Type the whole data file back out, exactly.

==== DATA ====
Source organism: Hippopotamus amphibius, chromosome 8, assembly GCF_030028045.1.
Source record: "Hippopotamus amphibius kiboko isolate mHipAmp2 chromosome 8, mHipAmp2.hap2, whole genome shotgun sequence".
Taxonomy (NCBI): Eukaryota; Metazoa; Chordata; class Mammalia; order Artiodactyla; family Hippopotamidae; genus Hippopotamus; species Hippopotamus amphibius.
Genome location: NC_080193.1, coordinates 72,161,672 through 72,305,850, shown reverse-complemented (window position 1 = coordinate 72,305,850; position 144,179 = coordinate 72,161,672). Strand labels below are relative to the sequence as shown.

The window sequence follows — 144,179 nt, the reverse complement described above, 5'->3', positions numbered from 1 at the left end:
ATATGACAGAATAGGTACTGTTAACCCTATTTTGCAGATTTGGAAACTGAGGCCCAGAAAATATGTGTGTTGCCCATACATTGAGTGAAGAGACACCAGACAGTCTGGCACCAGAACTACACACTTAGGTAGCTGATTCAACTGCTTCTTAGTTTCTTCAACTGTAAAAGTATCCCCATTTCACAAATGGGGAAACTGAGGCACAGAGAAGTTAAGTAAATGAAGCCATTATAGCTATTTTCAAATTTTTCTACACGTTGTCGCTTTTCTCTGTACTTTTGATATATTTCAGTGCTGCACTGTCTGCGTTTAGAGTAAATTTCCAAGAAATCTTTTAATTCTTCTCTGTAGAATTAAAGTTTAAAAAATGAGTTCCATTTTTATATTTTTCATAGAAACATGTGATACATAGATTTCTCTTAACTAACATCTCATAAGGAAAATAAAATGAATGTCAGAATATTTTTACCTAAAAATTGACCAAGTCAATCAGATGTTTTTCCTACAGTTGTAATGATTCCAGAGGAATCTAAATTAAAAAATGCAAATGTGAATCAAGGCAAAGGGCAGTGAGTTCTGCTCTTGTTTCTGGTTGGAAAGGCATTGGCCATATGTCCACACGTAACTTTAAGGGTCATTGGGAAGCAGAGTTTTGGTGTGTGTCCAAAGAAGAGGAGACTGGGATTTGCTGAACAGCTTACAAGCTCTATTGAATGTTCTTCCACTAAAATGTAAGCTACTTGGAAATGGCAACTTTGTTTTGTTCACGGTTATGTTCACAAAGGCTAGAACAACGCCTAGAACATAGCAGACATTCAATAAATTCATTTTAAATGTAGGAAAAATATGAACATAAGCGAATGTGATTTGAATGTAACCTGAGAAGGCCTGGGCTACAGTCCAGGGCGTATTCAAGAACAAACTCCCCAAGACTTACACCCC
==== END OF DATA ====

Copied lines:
Source organism: Hippopotamus amphibius, chromosome 8, assembly GCF_030028045.1.
Source record: "Hippopotamus amphibius kiboko isolate mHipAmp2 chromosome 8, mHipAmp2.hap2, whole genome shotgun sequence".
Taxonomy (NCBI): Eukaryota; Metazoa; Chordata; class Mammalia; order Artiodactyla; family Hippopotamidae; genus Hippopotamus; species Hippopotamus amphibius.
Genome location: NC_080193.1, coordinates 72,161,672 through 72,305,850, shown reverse-complemented (window position 1 = coordinate 72,305,850; position 144,179 = coordinate 72,161,672). Strand labels below are relative to the sequence as shown.

The window sequence follows — 144,179 nt, the reverse complement described above, 5'->3', positions numbered from 1 at the left end:
ATATGACAGAATAGGTACTGTTAACCCTATTTTGCAGATTTGGAAACTGAGGCCCAGAAAATATGTGTGTTGCCCATACATTGAGTGAAGAGACACCAGACAGTCTGGCACCAGAACTACACACTTAGGTAGCTGATTCAACTGCTTCTTAGTTTCTTCAACTGTAAAAGTATCCCCATTTCACAAATGGGGAAACTGAGGCACAGAGAAGTTAAGTAAATGAAGCCATTATAGCTATTTTCAAATTTTTCTACACGTTGTCGCTTTTCTCTGTACTTTTGATATATTTCAGTGCTGCACTGTCTGCGTTTAGAGTAAATTTCCAAGAAATCTTTTAATTCTTCTCTGTAGAATTAAAGTTTAAAAAATGAGTTCCATTTTTATATTTTTCATAGAAACATGTGATACATAGATTTCTCTTAACTAACATCTCATAAGGAAAATAAAATGAATGTCAGAATATTTTTACCTAAAAATTGACCAAGTCAATCAGATGTTTTTCCTACAGTTGTAATGATTCCAGAGGAATCTAAATTAAAAAATGCAAATGTGAATCAAGGCAAAGGGCAGTGAGTTCTGCTCTTGTTTCTGGTTGGAAAGGCATTGGCCATATGTCCACACGTAACTTTAAGGGTCATTGGGAAGCAGAGTTTTGGTGTGTGTCCAAAGAAGAGGAGACTGGGATTTGCTGAACAGCTTACAAGCTCTATTGAATGTTCTTCCACTAAAATGTAAGCTACTTGGAAATGGCAACTTTGTTTTGTTCACGGTTATGTTCACAAAGGCTAGAACAACGCCTAGAACATAGCAGACATTCAATAAATTCATTTTAAATGTAGGAAAAATATGAACATAAGCGAATGTGATTTGAATGTAACCTGAGAAGGCCTGGGCTACAGTCCAGGGCGTATTCAAGAACAAACTCCCCAAGACTTACACCCC